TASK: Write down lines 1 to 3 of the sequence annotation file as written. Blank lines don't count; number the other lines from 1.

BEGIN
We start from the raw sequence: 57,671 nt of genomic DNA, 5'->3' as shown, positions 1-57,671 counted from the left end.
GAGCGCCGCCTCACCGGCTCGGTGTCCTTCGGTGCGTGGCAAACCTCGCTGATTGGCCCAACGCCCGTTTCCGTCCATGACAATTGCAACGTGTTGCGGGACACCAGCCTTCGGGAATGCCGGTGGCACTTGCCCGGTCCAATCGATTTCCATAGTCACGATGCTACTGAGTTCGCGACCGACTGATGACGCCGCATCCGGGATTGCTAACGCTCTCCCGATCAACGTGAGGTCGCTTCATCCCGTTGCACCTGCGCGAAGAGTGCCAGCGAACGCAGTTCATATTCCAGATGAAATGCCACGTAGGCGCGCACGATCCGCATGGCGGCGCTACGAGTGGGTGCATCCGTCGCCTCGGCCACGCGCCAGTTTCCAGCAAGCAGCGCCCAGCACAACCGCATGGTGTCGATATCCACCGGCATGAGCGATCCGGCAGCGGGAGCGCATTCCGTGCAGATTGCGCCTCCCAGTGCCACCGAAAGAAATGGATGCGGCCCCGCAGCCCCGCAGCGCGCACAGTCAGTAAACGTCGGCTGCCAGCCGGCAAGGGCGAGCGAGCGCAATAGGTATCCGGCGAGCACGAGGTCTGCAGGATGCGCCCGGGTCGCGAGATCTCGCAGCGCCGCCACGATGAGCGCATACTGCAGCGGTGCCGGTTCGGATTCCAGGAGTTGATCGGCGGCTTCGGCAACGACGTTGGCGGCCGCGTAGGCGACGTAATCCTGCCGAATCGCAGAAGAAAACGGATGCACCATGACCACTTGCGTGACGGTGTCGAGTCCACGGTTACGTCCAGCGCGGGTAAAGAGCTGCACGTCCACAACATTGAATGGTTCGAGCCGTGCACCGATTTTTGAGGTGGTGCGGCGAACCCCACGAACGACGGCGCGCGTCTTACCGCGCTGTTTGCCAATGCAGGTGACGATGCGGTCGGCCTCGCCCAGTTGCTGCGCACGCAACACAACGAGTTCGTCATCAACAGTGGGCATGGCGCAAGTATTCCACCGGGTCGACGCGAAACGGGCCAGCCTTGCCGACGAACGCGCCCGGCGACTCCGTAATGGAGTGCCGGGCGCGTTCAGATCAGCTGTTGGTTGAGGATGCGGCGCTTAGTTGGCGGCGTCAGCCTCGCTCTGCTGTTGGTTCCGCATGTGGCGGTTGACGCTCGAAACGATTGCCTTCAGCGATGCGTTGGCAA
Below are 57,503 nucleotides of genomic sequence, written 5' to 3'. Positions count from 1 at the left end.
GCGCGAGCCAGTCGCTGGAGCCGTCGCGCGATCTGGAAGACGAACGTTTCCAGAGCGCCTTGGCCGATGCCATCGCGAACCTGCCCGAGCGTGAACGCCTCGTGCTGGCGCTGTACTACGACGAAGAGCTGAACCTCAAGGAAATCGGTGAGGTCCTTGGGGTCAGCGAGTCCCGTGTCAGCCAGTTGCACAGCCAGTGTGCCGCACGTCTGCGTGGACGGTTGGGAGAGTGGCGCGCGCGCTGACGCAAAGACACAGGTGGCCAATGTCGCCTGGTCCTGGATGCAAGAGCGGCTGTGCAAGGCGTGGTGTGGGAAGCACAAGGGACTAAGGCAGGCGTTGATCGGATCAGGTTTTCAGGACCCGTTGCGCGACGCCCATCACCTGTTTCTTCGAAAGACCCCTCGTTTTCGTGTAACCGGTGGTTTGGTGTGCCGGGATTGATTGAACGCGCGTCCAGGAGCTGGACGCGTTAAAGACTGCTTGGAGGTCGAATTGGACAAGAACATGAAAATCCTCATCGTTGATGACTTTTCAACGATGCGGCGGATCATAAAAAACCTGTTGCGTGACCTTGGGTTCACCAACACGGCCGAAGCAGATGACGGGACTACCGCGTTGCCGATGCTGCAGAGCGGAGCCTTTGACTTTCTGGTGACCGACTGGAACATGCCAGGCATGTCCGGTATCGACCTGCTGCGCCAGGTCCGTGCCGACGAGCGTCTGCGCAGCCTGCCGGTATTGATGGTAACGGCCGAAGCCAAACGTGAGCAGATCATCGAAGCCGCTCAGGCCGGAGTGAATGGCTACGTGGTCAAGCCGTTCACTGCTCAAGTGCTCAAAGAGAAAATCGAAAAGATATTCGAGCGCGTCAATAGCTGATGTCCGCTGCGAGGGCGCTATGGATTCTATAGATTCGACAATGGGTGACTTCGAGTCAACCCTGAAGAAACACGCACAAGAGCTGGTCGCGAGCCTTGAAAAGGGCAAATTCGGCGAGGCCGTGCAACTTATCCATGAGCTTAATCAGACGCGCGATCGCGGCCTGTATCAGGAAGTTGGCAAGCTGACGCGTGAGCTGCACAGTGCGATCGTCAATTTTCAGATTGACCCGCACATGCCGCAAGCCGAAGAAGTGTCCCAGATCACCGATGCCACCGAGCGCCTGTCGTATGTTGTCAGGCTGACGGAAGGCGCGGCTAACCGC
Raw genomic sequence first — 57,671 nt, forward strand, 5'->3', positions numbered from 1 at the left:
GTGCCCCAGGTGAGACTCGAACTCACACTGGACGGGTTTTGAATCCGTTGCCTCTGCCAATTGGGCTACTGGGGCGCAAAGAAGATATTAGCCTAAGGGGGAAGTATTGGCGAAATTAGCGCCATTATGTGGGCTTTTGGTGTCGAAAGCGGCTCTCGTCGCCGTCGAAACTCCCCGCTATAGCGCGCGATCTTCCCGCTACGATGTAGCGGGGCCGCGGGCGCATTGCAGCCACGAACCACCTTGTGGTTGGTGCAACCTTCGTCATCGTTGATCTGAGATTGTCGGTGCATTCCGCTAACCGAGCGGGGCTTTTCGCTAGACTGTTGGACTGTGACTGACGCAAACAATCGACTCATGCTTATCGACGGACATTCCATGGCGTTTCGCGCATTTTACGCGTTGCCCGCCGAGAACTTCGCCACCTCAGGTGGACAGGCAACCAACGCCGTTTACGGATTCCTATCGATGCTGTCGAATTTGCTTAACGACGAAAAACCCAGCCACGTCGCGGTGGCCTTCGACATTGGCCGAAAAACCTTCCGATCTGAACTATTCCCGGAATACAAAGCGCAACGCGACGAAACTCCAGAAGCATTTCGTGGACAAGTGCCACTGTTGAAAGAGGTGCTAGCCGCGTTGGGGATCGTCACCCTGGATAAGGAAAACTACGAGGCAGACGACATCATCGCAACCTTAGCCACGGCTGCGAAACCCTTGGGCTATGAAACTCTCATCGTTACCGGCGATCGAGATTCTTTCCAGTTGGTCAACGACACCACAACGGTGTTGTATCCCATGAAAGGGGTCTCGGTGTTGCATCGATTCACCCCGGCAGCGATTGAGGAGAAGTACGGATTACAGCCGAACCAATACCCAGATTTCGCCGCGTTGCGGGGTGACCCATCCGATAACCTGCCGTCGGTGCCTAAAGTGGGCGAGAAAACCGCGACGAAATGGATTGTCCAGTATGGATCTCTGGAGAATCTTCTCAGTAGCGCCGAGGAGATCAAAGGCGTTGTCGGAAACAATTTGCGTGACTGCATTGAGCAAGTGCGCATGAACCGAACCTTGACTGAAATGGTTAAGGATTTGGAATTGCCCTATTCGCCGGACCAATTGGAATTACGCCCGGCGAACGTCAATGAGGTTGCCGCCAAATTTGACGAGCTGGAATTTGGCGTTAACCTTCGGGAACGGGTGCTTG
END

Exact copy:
We start from the raw sequence: 57,671 nt of genomic DNA, 5'->3' as shown, positions 1-57,671 counted from the left end.
GAGCGCCGCCTCACCGGCTCGGTGTCCTTCGGTGCGTGGCAAACCTCGCTGATTGGCCCAACGCCCGTTTCCGTCCATGACAATTGCAACGTGTTGCGGGACACCAGCCTTCGGGAATGCCGGTGGCACTTGCCCGGTCCAATCGATTTCCATAGTCACGATGCTACTGAGTTCGCGACCGACTGATGACGCCGCATCCGGGATTGCTAACGCTCTCCCGATCAACGTGAGGTCGCTTCATCCCGTTGCACCTGCGCGAAGAGTGCCAGCGAACGCAGTTCATATTCCAGATGAAATGCCACGTAGGCGCGCACGATCCGCATGGCGGCGCTACGAGTGGGTGCATCCGTCGCCTCGGCCACGCGCCAGTTTCCAGCAAGCAGCGCCCAGCACAACCGCATGGTGTCGATATCCACCGGCATGAGCGATCCGGCAGCGGGAGCGCATTCCGTGCAGATTGCGCCTCCCAGTGCCACCGAAAGAAATGGATGCGGCCCCGCAGCCCCGCAGCGCGCACAGTCAGTAAACGTCGGCTGCCAGCCGGCAAGGGCGAGCGAGCGCAATAGGTATCCGGCGAGCACGAGGTCTGCAGGATGCGCCCGGGTCGCGAGATCTCGCAGCGCCGCCACGATGAGCGCATACTGCAGCGGTGCCGGTTCGGATTCCAGGAGTTGATCGGCGGCTTCGGCAACGACGTTGGCGGCCGCGTAGGCGACGTAATCCTGCCGAATCGCAGAAGAAAACGGATGCACCATGACCACTTGCGTGACGGTGTCGAGTCCACGGTTACGTCCAGCGCGGGTAAAGAGCTGCACGTCCACAACATTGAATGGTTCGAGCCGTGCACCGATTTTTGAGGTGGTGCGGCGAACCCCACGAACGACGGCGCGCGTCTTACCGCGCTGTTTGCCAATGCAGGTGACGATGCGGTCGGCCTCGCCCAGTTGCTGCGCACGCAACACAACGAGTTCGTCATCAACAGTGGGCATGGCGCAAGTATTCCACCGGGTCGACGCGAAACGGGCCAGCCTTGCCGACGAACGCGCCCGGCGACTCCGTAATGGAGTGCCGGGCGCGTTCAGATCAGCTGTTGGTTGAGGATGCGGCGCTTAGTTGGCGGCGTCAGCCTCGCTCTGCTGTTGGTTCCGCATGTGGCGGTTGACGCTCGAAACGATTGCCTTCAGCGATGCGTTGGCAA
Below are 57,503 nucleotides of genomic sequence, written 5' to 3'. Positions count from 1 at the left end.